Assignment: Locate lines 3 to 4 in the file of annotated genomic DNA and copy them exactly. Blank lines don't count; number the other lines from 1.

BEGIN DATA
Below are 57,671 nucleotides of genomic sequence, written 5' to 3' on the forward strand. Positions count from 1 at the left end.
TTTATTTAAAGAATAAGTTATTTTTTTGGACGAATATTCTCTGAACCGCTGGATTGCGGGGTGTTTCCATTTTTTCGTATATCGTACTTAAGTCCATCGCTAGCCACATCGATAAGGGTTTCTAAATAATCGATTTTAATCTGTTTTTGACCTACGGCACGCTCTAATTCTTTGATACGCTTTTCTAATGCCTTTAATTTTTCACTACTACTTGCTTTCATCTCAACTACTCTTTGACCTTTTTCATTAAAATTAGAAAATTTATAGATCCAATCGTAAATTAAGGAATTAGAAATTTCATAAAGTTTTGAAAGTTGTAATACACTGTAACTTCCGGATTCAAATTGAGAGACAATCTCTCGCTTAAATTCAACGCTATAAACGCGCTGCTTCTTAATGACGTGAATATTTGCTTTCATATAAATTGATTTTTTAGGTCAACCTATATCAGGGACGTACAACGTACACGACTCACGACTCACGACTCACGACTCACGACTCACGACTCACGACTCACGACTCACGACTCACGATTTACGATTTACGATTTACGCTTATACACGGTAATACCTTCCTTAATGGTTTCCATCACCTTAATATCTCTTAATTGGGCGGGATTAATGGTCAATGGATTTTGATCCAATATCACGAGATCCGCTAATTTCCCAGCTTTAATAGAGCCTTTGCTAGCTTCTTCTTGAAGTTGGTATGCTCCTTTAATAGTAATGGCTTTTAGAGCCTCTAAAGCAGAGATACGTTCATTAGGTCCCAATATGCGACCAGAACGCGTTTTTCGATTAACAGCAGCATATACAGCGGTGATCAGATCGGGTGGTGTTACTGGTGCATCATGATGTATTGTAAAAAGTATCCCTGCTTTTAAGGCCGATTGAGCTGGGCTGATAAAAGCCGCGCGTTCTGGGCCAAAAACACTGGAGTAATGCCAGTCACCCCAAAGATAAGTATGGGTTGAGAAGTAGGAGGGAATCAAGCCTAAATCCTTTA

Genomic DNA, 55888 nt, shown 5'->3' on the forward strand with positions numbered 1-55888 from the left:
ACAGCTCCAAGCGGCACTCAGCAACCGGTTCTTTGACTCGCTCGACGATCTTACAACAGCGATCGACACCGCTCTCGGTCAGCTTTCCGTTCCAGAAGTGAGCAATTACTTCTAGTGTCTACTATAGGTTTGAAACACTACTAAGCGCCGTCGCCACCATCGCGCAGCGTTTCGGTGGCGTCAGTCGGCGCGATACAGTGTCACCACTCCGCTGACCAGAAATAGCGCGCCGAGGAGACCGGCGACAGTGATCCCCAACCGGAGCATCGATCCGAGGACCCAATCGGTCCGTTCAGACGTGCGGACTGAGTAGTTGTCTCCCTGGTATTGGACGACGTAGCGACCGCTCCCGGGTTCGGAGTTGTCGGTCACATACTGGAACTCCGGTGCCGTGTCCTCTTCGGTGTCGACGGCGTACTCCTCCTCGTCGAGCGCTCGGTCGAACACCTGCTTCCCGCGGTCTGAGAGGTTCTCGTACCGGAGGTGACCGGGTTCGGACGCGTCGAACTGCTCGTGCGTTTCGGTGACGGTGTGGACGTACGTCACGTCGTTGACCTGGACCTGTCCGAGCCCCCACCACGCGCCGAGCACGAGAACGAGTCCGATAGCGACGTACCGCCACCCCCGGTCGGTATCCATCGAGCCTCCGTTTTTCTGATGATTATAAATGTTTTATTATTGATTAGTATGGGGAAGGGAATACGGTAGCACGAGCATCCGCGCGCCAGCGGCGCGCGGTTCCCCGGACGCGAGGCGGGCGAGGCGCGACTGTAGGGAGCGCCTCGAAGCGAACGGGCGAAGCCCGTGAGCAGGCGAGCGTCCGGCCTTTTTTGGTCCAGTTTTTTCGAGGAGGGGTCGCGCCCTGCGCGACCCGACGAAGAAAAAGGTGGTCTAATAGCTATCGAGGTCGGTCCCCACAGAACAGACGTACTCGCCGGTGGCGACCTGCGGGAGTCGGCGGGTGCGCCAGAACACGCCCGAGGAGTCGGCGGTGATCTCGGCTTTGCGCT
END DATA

Genomic DNA, 55888 nt, shown 5'->3' on the forward strand with positions numbered 1-55888 from the left:
ACAGCTCCAAGCGGCACTCAGCAACCGGTTCTTTGACTCGCTCGACGATCTTACAACAGCGATCGACACCGCTCTCGGTCAGCTTTCCGTTCCAGAAGTGAGCAATTACTTCTAGTGTCTACTATAGGTTTGAAACACTACTAAGCGCCGTCGCCACCATCGCGCAGCGTTTCGGTGGCGTCAGTCGGCGCGATACAGTGTCACCACTCCGCTGACCAGAAATAGCGCGCCGAGGAGACCGGCGACAGTGATCCCCAACCGGAGCATCGATCCGAGGACCCAATCGGTCCGTTCAGACGTGCGGACTGAGTAGTTGTCTCCCTGGTATTGGACGACGTAGCGACCGCTCCCGGGTTCGGAGTTGTCGGTCACATACTGGAACTCCGGTGCCGTGTCCTCTTCGGTGTCGACGGCGTACTCCTCCTCGTCGAGCGCTCGGTCGAACACCTGCTTCCCGCGGTCTGAGAGGTTCTCGTACCGGAGGTGACCGGGTTCGGACGCGTCGAACTGCTCGTGCGTTTCGGTGACGGTGTGGACGTACGTCACGTCGTTGACCTGGACCTGTCCGAGCCCCCACCACGCGCCGAGCACGAGAACGAGTCCGATAGCGACGTACCGCCACCCCCGGTCGGTATCCATCGAGCCTCCGTTTTTCTGATGATTATAAATGTTTTATTATTGATTAGTATGGGGAAGGGAATACGGTAGCACGAGCATCCGCGCGCCAGCGGCGCGCGGTTCCCCGGACGCGAGGCGGGCGAGGCGCGACTGTAGGGAGCGCCTCGAAGCGAACGGGCGAAGCCCGTGAGCAGGCGAGCGTCCGGCCTTTTTTGGTCCAGTTTTTTCGAGGAGGGGTCGCGCCCTGCGCGACCCGACGAAGAAAAAGGTGGTCTAATAGCTATCGAGGTCGGTCCCCACAGAACAGACGTACTCGCCGGTGGCGACCTGCGGGAGTCGGCGGGTGCGCCAGAACACGCCCGAGGAGTCGGCGGTGATCTCGGCTTTGCGCT